Yes Is The Answer (Barnacle Books/Rare Bird Books)
Reading at Skylight Books on June 14, 2013
Last night’s progressive rock reading inspired one audience member to ask the panel of writers why there weren’t any girls interested in the genre. We have two, one panelist responded, thinking the guy was asking about the number of female writers in the anthology. No, in bands, as musicians, the questioner said. And you know what I said? Out loud (like not in my mind?) AW COME ON!
Yes dear readers, my social life in LA has come so far as to be the heckler at free bookstore events that begin and end before it gets dark. I go, I ask bad questions and now I also make comments on other people who do the same. Things are really on the up! Continue reading
You will get your ass kicked at the Sackett Street Writers’ Workshop. It’s not the thing you want to tell a new writer looking to develop their work, but it’s true. Better to just tell them some descriptive details – that you’ll meet in a working writer’s home, that you’ll get lots of feedback on anything you put down on the page, and you’ll make a new circle of friends who will support your work. Continue reading
What mysteries are inside your families? What questions have you not dared to ask? For Michael Hainey, the question was: what don’t I know about the night my father died? This question prompted more than a decade of investigation into his father’s death, the result of which is a memoir about what it’s like to find that kind of answer.
The author summoned the spirit of his family’s past at Book Soup on Thursday the 23rd, by reading from his pages in a ghostly voice and a grave manner. When he reached out to mimic the motion of his mother’s hand when they revisited a haunt from the couple’s early days, I shivered with the thought that we all of us will disappear one day. Until then, how will you overcome your fear? Michael Hainey answered some question on how he did it. Continue reading
Last week Kate wrote about how to rewrite your first chapter. There’s conventional knowledge, she says, about how to treat your character and plot but how do you really suck the reader in? Her answer was to come up with a moment in the life of the character that is very similar to every other day, but just slightly different enough to deserve it’s own 300 pages. Continue reading
Kate explored the dark side of literature with International Crime Fiction night at BookCourt last week.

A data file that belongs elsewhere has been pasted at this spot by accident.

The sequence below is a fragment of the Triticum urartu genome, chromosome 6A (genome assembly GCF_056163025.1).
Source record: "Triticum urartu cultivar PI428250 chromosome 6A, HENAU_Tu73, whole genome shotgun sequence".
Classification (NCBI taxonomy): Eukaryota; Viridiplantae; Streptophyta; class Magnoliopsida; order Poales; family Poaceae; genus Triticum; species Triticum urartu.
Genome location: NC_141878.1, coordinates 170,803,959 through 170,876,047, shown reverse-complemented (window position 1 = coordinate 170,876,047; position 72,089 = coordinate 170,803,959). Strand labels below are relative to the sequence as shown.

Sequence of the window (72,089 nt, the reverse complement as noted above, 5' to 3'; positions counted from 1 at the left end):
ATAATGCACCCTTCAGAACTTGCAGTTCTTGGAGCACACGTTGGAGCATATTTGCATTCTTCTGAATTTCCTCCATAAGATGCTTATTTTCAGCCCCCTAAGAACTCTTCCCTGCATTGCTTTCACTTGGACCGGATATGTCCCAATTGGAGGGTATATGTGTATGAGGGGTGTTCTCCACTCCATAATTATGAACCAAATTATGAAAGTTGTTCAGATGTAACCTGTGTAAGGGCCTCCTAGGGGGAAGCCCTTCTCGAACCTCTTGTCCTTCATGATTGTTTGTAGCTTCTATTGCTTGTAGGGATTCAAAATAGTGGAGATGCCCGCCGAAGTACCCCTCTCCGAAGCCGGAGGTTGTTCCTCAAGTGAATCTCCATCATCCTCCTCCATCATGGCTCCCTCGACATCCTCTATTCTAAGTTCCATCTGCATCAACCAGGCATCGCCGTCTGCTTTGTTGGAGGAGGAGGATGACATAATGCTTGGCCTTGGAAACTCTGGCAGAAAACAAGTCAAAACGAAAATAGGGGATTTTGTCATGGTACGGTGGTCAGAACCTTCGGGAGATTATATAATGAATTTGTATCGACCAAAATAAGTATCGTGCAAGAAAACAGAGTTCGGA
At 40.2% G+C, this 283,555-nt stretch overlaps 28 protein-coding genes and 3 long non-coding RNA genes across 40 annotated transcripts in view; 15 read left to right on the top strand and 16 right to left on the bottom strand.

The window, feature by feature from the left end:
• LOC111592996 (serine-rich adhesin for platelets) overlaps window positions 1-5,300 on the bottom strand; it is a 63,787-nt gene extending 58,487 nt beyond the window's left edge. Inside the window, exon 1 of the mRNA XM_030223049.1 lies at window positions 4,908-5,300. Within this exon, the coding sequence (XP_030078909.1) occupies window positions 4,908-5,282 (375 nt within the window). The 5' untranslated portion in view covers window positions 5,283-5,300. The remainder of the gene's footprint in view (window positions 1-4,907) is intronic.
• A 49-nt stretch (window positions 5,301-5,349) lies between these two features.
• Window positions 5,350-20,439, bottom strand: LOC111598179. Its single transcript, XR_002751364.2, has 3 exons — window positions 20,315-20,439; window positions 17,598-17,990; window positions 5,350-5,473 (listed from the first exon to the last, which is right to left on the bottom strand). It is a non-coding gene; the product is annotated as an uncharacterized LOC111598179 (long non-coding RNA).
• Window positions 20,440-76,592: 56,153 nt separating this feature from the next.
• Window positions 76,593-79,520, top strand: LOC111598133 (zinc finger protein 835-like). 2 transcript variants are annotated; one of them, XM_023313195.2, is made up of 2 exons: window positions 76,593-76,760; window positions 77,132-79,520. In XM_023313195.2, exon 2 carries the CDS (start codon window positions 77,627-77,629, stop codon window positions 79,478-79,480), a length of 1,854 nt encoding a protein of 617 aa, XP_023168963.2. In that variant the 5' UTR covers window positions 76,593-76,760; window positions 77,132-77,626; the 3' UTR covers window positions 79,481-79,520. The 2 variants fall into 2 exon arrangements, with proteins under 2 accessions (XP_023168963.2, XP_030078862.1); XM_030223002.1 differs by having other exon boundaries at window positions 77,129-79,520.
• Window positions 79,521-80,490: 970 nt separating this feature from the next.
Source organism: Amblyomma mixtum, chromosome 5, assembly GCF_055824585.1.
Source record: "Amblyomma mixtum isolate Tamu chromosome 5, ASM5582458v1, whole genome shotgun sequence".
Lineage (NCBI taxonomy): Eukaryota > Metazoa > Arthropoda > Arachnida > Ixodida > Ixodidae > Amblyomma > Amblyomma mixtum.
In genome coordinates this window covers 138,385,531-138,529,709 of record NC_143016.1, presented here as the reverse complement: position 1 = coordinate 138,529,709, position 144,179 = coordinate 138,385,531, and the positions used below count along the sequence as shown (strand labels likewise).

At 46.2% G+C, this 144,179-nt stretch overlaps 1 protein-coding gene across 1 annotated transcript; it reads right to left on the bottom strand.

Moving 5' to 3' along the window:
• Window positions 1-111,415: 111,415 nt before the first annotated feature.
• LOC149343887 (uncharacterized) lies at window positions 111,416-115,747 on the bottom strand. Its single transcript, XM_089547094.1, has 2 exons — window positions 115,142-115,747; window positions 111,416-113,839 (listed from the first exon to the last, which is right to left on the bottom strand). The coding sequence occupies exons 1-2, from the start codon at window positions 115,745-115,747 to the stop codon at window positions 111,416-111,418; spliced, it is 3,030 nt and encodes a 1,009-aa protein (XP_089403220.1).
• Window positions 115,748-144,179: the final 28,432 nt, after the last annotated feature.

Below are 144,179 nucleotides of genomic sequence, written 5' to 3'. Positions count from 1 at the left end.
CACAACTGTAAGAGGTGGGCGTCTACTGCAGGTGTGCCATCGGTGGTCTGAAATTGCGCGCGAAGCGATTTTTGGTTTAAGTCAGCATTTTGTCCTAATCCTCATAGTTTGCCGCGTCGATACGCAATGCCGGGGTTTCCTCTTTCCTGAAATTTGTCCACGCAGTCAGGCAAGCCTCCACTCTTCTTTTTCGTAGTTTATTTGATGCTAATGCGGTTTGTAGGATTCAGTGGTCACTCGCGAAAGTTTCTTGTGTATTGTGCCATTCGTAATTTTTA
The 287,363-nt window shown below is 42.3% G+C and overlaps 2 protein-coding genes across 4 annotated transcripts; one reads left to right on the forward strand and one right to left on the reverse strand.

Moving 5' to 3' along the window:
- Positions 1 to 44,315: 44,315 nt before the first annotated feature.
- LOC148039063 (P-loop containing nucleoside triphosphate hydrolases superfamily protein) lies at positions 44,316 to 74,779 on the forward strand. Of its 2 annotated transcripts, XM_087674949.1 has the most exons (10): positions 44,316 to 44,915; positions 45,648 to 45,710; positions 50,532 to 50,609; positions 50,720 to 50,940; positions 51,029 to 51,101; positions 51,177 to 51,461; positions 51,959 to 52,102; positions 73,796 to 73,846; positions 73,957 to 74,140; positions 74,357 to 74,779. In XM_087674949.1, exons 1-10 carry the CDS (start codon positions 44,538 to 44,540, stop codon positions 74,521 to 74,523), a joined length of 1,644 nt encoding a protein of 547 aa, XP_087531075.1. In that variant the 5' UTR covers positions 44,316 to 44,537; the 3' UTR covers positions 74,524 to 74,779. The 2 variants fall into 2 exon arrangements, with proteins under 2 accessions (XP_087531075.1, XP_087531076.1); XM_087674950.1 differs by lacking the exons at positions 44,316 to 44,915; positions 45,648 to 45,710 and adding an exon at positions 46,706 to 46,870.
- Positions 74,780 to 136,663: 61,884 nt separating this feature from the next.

Many of us write fiction to explore big questions: How do we make sense of life? What are our responsibilities to each other? What does it all add up to? Are our sacrifices worthwhile?
These are literary questions and often tackled by crime writers. And yet, in the industry, there is still a clear line drawn between literature and crime novels. Continue reading
Kate re-visions her first chapter, inspired by Patrick DeWitt’s The Sisters Brothers (2011) Continue reading
After Visiting Friends explores a most terrifying idea: What if all the people around you are just waiting for someone – YOU – to tell the truth? It’s not easy to accept your fate – that you were meant to live longer than your dad, that he had secrets and that you are the only person that wants to know what really happened. How many times can you ask yourself why me, before you go ahead and write the story you need to tell?
The author, Michael Hainey, has a nagging question that he carried around with him for nearly thirty years. While looking through various obituaries published after his father’s death, he found a few incongruities. The Sun Times, where Robert Hainey worked as an assistant copy desk chief, made no mention of the place or cause of death. Chicago Today, though, where Robert’s brother worked, gave a street address where the man had “collapsed and died,” after leaving the home of a friend. Finally, the Chicago Daily writes that he died, while visiting friends, on the North Side.
At age 18 he asks himself: Friends? Who are these friends? And why have i never met them? Continue reading